‘You can’t toss around like the bed’s a sinking raft. I have to work.’
He spreads a sleeping bag on the floor by the bedposts. In the contoured dark, his glance veers up the wallpaper. He considers the empty expanse of ceiling and waits for sleep. When it comes it brings a nightmare: a giant roach trap, like the ones in the café, only massive, maybe half the size of a tennis court, dominating the Goldstein lawn. There he is, stuck fast by all fours to its surface. The veins in his neck protrude, sweat beads on his face. Like a fairy tale gone wrong, a dusting of grey covers the garden greenery. Shrubs wither and die. This can’t continue, Harley reasons, something must give. He chants a lapsed prayer that is met by a hyena-like laugh ricocheting on all sides: it’s Candy, teeth bared, cackling out over her deck rails. She’s safe in her citadel. Eager congregants from the synagogue in the east cluster round her. Harley yells for help but his voice lacks volume, no sound at all. An apple sails past his ear. The congregants are lobbing apples at him—keeping him from entering. One bounces off his head, another jars his shoulder sending a jolt of pain down the arm. Then Candy’s voice thunders down, ‘It serves you right, you bum. You’re a disgrace to your family, the community, all of humanity.’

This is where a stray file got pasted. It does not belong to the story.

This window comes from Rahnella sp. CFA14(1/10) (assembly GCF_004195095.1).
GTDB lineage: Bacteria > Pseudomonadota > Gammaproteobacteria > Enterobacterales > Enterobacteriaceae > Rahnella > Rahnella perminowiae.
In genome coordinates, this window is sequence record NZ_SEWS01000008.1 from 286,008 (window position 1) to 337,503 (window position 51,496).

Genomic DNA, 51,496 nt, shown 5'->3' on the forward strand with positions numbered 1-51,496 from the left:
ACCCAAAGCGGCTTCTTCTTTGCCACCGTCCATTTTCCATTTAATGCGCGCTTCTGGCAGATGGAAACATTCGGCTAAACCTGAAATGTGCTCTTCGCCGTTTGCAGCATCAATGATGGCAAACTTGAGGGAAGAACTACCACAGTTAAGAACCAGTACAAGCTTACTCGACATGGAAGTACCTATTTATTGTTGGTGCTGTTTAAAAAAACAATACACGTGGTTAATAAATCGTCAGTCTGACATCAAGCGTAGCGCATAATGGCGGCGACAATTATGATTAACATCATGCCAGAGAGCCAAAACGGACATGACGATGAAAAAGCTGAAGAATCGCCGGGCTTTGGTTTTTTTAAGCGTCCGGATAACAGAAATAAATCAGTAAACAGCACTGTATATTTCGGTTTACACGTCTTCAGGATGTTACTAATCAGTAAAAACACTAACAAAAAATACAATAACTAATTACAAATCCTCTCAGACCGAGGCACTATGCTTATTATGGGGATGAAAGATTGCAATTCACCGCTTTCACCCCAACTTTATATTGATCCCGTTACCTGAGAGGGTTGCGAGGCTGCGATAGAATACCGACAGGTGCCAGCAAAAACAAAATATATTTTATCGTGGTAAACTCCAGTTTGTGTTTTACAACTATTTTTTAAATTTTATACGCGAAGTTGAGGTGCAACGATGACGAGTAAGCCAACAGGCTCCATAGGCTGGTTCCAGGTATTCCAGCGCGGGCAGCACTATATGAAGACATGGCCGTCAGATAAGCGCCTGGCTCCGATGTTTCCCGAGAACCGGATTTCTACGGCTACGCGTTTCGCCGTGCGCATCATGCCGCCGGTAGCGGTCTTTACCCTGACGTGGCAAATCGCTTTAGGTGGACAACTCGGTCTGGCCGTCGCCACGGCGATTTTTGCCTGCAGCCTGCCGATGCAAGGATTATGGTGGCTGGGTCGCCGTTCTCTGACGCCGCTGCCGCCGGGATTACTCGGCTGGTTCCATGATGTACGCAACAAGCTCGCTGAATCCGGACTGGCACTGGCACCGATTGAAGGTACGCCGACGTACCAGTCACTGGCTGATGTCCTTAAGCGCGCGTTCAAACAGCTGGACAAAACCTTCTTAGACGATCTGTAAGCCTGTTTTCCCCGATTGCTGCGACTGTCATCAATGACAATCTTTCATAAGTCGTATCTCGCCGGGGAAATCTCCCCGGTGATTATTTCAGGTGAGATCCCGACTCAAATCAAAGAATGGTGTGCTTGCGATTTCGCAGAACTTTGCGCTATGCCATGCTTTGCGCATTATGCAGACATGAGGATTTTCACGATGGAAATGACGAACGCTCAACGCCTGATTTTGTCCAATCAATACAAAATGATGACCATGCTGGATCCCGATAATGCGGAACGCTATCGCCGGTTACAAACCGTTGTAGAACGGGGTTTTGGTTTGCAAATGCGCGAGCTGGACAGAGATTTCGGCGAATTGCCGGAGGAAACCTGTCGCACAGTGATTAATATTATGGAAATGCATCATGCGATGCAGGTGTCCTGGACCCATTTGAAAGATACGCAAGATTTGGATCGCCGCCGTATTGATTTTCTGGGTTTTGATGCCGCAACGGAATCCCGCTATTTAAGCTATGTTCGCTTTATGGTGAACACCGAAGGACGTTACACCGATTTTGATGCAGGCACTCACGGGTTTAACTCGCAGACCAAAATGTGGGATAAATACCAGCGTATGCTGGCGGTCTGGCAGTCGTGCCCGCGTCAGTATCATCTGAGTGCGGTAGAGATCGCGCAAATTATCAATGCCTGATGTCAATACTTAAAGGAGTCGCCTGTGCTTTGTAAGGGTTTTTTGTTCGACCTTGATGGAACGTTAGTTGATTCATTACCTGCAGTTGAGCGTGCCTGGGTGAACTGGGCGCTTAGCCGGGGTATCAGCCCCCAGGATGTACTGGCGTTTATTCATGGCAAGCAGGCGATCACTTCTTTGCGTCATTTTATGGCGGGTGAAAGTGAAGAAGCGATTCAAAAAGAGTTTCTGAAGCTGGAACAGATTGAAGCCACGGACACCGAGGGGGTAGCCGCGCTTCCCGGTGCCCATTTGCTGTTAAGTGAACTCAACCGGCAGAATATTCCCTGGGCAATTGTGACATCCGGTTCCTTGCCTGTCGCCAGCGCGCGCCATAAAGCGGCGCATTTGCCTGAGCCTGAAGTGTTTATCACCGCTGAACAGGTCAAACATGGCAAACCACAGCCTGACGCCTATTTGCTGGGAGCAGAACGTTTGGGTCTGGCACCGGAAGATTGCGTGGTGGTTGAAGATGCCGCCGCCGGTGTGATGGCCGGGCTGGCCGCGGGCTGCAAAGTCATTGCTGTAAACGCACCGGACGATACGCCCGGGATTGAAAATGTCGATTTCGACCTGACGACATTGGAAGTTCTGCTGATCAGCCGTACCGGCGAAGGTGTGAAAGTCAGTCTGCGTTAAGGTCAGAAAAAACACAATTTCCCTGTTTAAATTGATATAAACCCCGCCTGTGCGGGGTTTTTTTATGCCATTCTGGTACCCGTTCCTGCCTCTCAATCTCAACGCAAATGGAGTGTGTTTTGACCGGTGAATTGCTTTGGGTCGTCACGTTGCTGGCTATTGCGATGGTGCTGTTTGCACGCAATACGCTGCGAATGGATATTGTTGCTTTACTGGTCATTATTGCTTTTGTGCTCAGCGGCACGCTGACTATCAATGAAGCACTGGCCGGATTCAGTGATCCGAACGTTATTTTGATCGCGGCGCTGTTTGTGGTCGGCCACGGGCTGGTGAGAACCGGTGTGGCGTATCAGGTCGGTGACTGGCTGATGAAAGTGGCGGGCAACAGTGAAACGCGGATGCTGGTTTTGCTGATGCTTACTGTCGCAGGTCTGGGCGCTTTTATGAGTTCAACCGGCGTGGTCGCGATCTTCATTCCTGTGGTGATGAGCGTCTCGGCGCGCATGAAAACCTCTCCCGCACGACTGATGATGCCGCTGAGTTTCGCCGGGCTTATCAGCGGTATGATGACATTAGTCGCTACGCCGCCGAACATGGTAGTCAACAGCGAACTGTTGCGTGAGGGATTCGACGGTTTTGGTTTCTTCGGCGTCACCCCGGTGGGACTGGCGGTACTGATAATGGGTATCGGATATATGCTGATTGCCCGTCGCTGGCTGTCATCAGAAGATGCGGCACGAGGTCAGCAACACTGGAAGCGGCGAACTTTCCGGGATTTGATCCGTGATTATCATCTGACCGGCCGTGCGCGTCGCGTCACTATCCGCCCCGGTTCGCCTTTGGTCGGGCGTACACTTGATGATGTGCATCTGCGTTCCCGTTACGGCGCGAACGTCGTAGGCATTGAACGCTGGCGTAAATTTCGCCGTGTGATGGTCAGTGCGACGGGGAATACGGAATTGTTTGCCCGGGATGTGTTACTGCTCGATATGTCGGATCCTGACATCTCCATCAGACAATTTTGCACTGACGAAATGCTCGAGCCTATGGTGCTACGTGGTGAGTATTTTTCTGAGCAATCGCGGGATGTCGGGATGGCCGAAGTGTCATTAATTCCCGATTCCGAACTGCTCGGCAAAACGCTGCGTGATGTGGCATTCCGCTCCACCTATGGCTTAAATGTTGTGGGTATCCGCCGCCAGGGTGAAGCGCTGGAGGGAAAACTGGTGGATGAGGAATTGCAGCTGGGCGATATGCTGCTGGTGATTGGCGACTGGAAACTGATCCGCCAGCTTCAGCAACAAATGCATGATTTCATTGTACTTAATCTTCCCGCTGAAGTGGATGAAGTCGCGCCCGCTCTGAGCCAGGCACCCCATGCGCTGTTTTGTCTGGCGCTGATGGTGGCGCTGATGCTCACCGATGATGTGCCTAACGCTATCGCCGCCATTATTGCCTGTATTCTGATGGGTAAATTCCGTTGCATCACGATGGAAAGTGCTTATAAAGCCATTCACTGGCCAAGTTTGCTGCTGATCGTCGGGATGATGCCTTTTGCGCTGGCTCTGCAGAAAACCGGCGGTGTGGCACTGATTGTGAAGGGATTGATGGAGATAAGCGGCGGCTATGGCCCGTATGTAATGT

Harley wakes, sweat-soaked. He rises and staggers out of the house.
A night breeze cools his flesh. The silvery tinge of a jagged moon ripples over the neat homes and gardens. He imagines Candy snug in bed, arms clamped round her Jason, on the brink of moving the family closer to Masada. Harley releases a maniacal chuckle at this and pads out to the high picket fence separating his family from hers. He sniffs the air for traces of pest control.